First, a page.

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how Nas invented epistolary rap – and changed the hyper-masculine world of hip hop forever

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In 1999, during the opening verse to Hate Me Now, Nas positioned himself as the “most critically acclaimed, Pulitzer prize” winning “thug narrator” of his generation. At the time, these lines were seen as just another gem in a long line of highly sophisticated, literary Nas lyrics.

But flash forward almost two decades to 2018, and this once seemingly unfathomable accolade for an artist of the rap genre became a reality for fellow rapper and musical pioneer Kendrick Lamar. In many ways a verbal successor to Nas, Lamar controversially won an actual Pulitzer prize for music. Lamar had picked up the mantle of Nas’s approach to using innovative literary devices in his lyrics.

Like Lamar, Nas is as highly esteemed in the street as he is in academic circles. Rappers and hip hop scholars alike often note the educational, social and political impact of Nas’s work as a contemporary urban storyteller, black public intellectual and cultural spokesperson.

But less is said about his use of literature, and literary techniques to open up avenues of discussion on communal and individual forms of trauma and vulnerability. Nas’s use of these techniques have paved the way for generations of his fellow rap peers to express themselves – often with brutal honesty – for cathartic purposes.

As his nihilistic and visionary “reality storybook” album, Illmatic, turns 30, I ask: who has done more to open doors to self-expression in the hyper-masculine world of rap than Nasir Jones?

One Love breaks new ground

Perhaps this is most clearly demonstrated at the inception of Nas’s career. The Illmatic track One Love (1994) introduced the “epistolary narrative”, or written letter technique, to the rap genre. This literary device had been previously employed by African American creative writing giant Alice Walker for her novel The Color Purple, a book Nas has referred to several times throughout his career.

As journalist, educator and author Dax-Devlon Ross explains, One Love contains “a series of prison letters set to song”, which “effectively began the epistolary sub-genre” of rap.

The music video for One Love by Nas.

This rapidly led to a ripple effect on the technique’s use by rap’s upper echelons. Notable advocates of the technique include one-time rival of Nas, Tupac Shakur, releasing Dear Mama a year after One Love. Jay-Z (another one-time rival) also used the form in Do U Wanna Ride (2006), his own tribute to an imprisoned comrade.

But as critics have gone on to highlight, One Love is deeply personal. It articulates the wide spread forms of trauma in black communities in the US, which at the time was undeniably groundbreaking.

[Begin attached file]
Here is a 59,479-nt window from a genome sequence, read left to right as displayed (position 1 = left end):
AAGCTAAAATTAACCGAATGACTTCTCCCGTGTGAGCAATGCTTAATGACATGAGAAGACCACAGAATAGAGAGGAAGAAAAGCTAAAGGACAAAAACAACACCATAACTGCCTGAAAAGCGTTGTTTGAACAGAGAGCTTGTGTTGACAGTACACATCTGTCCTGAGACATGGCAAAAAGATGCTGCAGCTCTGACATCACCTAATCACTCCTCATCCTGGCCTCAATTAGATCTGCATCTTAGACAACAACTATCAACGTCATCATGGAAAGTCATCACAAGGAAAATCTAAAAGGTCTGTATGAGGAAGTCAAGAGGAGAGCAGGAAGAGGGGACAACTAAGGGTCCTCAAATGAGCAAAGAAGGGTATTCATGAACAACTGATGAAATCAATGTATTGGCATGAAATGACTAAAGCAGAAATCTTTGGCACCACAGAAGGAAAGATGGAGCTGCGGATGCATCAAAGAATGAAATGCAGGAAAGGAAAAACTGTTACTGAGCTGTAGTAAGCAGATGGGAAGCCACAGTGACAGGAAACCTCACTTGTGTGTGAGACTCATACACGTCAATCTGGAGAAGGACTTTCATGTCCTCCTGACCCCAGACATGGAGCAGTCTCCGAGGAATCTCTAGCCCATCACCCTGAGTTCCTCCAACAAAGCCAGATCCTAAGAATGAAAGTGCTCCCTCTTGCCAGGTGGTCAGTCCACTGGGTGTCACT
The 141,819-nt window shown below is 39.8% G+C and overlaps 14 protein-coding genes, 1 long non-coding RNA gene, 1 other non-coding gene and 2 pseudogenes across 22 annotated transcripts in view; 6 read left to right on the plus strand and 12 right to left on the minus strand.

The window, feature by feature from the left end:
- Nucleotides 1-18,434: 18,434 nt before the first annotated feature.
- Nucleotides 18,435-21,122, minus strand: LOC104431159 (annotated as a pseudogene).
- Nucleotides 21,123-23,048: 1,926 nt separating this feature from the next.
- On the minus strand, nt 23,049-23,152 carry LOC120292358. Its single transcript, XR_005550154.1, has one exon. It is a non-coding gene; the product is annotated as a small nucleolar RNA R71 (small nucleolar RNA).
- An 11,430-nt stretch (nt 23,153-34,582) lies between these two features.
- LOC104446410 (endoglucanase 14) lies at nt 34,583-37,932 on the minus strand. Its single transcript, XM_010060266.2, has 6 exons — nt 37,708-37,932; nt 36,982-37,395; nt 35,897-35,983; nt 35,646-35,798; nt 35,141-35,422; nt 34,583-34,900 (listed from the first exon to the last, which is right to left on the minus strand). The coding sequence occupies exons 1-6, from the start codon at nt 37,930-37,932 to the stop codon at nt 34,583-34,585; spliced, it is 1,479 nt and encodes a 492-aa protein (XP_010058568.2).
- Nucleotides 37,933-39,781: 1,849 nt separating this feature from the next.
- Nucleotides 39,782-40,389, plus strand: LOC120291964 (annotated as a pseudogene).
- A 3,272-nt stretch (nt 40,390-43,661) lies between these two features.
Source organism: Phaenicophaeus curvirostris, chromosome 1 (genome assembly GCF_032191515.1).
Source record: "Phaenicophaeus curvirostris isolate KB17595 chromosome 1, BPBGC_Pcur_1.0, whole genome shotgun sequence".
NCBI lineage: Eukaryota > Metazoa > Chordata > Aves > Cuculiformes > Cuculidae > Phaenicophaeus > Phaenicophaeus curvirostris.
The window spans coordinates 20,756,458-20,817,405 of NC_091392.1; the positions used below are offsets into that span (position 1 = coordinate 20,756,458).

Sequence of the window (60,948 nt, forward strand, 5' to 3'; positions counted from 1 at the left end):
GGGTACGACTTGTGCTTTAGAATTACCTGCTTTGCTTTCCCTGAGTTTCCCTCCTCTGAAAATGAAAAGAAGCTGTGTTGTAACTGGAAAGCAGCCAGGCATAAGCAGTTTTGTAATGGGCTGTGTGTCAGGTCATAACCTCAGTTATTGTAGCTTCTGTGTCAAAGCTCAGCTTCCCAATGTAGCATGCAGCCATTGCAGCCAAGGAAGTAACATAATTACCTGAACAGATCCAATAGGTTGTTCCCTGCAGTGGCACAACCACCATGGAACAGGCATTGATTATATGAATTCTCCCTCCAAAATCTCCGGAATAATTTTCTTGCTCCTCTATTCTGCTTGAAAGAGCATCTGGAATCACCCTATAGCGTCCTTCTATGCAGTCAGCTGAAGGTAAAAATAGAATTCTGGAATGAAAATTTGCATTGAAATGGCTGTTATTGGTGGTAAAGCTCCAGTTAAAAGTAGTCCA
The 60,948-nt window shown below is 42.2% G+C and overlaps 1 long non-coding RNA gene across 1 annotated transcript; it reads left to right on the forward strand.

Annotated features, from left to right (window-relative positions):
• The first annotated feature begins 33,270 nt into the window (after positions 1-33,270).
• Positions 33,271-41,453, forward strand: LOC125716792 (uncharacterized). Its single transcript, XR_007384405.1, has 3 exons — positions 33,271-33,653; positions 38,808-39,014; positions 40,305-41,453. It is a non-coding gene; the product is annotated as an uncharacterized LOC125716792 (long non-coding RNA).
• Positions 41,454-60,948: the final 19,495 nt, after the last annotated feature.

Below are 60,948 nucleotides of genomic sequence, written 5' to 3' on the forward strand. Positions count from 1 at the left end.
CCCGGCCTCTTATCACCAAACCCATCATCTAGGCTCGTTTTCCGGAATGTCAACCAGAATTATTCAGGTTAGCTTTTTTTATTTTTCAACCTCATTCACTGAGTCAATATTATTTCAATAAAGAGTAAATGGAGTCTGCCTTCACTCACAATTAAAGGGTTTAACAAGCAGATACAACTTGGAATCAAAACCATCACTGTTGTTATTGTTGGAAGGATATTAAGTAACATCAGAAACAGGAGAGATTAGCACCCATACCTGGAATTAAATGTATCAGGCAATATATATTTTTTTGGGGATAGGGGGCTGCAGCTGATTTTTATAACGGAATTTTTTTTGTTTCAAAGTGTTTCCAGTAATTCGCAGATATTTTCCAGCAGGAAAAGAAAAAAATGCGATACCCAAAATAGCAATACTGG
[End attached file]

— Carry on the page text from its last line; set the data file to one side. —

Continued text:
Writing in Born to Use Mics: Reading Nas’s Illmatic, professor of African American Studies Sohail Daulatzai notes how One Love tapped directly into the “carceral imagination” of young American black males at time of its release. This concept relates to a communal way of thinking overwhelmed by the looming prospect of imprisonment that is still relevant today.

While chances of incarceration for black people have dropped post millennia, modern statistics still point to a one in five chance of incarceration for African Americans born after 2001.

Illmatic’s legacy

The overwhelmingly personal and vulnerable nature of songs from Illmatic such as One Love enabled many rap artists to foster a new set of literary tools in their own attempts at illustrating often comparable experiences.

Take West Coast MC Xzibit’s The Foundation (1996) for example. Released two years after One Love, Xzibit utilised rap’s newly established epistolary sub-genre to pen an emotive open letter to his young son. The Foundation addresses themes prevalent in the male African American experience, such as lineage, loyalty, masculinity and the paternal bond.

Sing About Me, I’m Dying of Thirst carries Nas’s mantle.

In recent times, artists are still using the song letter, penning songs such as Kendrick Lamar’s Sing About Me, I’m Dying of Thirst (2012) to elucidate important societal issues in black America.

In the track, Lamar incorporates elements of the epistolary technique to channel the personas of several different characters, in order to capture a range of social and psychological issues relating to his nation.

Nas today

In recent years, Nas has reached a purple patch of creativity, and released a flourish of well received albums, including both the King’s Disease (2020) and the Magic series. This new artistic surge towards the latter stages of his career has again benefited his peers, providing hope for artists over 40 that rap is still a legitimate art form they can engage with.

Considering his achievements, I’ve often wondered at Nas’s lack of canonical status as poet of the modern ages. Is this mainly due to a long-term hierarchy that has stigmatised rap as less valuable than literature? Or, is this more related to Nas’s own humility? When brought into the running of “top five dead or alive” rap debates, Nas is often quick to deflect from comparison, stating that there “ain’t no best”.

Rap can be a force for healing, and a balm for both collective and individual trauma. As Nas said himself in 2022: “I probably don’t need a therapist because I have music.” It’s hard to think of another rapper of his generation who has opened up so many doors for the artform.


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